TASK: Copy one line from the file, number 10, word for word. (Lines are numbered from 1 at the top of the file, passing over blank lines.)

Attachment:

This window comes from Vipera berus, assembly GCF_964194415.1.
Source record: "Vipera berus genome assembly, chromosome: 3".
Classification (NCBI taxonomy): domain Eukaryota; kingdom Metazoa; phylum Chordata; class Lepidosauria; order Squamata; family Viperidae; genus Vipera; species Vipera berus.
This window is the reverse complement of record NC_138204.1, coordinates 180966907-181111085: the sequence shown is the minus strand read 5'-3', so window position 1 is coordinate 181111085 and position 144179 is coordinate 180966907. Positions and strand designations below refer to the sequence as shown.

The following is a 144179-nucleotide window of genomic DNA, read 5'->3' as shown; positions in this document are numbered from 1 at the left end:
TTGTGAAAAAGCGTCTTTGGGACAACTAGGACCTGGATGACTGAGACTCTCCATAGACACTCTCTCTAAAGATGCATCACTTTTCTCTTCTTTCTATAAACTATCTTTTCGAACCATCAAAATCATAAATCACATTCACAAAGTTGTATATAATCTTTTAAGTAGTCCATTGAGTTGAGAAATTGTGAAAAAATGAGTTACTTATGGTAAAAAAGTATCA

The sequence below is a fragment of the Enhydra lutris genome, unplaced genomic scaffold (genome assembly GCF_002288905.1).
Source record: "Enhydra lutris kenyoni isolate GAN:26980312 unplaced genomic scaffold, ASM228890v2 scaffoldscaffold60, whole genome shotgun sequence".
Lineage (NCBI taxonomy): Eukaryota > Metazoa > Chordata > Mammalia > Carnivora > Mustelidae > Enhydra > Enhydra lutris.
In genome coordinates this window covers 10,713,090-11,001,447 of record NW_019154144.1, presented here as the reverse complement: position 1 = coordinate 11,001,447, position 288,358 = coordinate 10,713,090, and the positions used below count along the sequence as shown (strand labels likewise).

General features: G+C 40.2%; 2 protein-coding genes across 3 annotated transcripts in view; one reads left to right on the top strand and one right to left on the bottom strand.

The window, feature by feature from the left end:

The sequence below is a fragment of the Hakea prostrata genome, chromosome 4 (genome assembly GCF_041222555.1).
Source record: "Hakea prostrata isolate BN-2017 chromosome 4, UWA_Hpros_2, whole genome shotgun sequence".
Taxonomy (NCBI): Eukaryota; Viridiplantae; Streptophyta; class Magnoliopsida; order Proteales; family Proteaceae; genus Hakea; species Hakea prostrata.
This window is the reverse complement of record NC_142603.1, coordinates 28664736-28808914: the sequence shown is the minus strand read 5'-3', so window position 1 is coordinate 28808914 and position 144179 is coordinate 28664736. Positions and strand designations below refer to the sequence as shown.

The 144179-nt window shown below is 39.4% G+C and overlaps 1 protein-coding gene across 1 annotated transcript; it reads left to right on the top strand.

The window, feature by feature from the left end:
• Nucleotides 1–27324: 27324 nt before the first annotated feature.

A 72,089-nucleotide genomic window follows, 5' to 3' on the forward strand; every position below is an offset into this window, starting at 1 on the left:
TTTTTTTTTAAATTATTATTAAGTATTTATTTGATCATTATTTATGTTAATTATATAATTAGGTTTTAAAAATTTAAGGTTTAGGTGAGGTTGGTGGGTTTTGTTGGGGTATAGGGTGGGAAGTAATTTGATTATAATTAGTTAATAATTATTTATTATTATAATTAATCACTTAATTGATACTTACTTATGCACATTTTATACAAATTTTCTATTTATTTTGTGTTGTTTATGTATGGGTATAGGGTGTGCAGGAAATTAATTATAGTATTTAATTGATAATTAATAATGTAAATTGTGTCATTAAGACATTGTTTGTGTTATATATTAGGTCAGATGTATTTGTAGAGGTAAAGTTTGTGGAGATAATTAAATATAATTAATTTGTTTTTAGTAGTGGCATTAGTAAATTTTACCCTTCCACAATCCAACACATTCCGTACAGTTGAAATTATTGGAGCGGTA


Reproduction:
In genome coordinates this window covers 10,713,090-11,001,447 of record NW_019154144.1, presented here as the reverse complement: position 1 = coordinate 11,001,447, position 288,358 = coordinate 10,713,090, and the positions used below count along the sequence as shown (strand labels likewise).